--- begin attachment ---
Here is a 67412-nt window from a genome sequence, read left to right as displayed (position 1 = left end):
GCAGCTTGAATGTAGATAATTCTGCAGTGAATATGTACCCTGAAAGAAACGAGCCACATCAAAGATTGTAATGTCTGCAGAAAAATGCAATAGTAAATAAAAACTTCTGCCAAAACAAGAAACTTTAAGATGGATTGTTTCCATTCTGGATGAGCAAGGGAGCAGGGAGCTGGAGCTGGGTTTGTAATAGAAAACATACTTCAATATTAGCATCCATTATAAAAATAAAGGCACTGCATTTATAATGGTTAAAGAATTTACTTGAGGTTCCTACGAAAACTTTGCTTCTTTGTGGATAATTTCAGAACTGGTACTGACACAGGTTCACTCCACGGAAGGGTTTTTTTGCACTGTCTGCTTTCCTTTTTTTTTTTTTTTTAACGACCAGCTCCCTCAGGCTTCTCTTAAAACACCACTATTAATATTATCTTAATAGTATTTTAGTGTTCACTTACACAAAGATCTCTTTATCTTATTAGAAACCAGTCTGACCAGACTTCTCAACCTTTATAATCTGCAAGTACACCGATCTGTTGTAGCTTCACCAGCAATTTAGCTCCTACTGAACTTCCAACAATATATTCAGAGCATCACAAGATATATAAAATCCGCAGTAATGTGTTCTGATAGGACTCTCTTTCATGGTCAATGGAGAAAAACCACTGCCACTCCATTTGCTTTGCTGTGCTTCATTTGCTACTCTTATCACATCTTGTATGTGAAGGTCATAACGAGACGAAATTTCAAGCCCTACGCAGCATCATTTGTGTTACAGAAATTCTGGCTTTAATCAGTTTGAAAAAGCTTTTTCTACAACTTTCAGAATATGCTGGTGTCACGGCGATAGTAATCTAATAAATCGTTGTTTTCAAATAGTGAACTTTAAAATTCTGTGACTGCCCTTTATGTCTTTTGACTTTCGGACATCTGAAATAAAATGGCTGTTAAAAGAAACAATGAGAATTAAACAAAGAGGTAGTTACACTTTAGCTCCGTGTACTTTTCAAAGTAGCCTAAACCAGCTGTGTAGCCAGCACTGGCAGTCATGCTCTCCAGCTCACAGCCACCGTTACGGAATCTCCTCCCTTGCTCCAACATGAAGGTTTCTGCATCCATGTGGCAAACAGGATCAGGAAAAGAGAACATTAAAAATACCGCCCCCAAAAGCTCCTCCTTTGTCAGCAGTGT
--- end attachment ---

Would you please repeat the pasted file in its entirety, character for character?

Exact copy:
Here is a 67412-nt window from a genome sequence, read left to right as displayed (position 1 = left end):
GCAGCTTGAATGTAGATAATTCTGCAGTGAATATGTACCCTGAAAGAAACGAGCCACATCAAAGATTGTAATGTCTGCAGAAAAATGCAATAGTAAATAAAAACTTCTGCCAAAACAAGAAACTTTAAGATGGATTGTTTCCATTCTGGATGAGCAAGGGAGCAGGGAGCTGGAGCTGGGTTTGTAATAGAAAACATACTTCAATATTAGCATCCATTATAAAAATAAAGGCACTGCATTTATAATGGTTAAAGAATTTACTTGAGGTTCCTACGAAAACTTTGCTTCTTTGTGGATAATTTCAGAACTGGTACTGACACAGGTTCACTCCACGGAAGGGTTTTTTTGCACTGTCTGCTTTCCTTTTTTTTTTTTTTTTAACGACCAGCTCCCTCAGGCTTCTCTTAAAACACCACTATTAATATTATCTTAATAGTATTTTAGTGTTCACTTACACAAAGATCTCTTTATCTTATTAGAAACCAGTCTGACCAGACTTCTCAACCTTTATAATCTGCAAGTACACCGATCTGTTGTAGCTTCACCAGCAATTTAGCTCCTACTGAACTTCCAACAATATATTCAGAGCATCACAAGATATATAAAATCCGCAGTAATGTGTTCTGATAGGACTCTCTTTCATGGTCAATGGAGAAAAACCACTGCCACTCCATTTGCTTTGCTGTGCTTCATTTGCTACTCTTATCACATCTTGTATGTGAAGGTCATAACGAGACGAAATTTCAAGCCCTACGCAGCATCATTTGTGTTACAGAAATTCTGGCTTTAATCAGTTTGAAAAAGCTTTTTCTACAACTTTCAGAATATGCTGGTGTCACGGCGATAGTAATCTAATAAATCGTTGTTTTCAAATAGTGAACTTTAAAATTCTGTGACTGCCCTTTATGTCTTTTGACTTTCGGACATCTGAAATAAAATGGCTGTTAAAAGAAACAATGAGAATTAAACAAAGAGGTAGTTACACTTTAGCTCCGTGTACTTTTCAAAGTAGCCTAAACCAGCTGTGTAGCCAGCACTGGCAGTCATGCTCTCCAGCTCACAGCCACCGTTACGGAATCTCCTCCCTTGCTCCAACATGAAGGTTTCTGCATCCATGTGGCAAACAGGATCAGGAAAAGAGAACATTAAAAATACCGCCCCCAAAAGCTCCTCCTTTGTCAGCAGTGT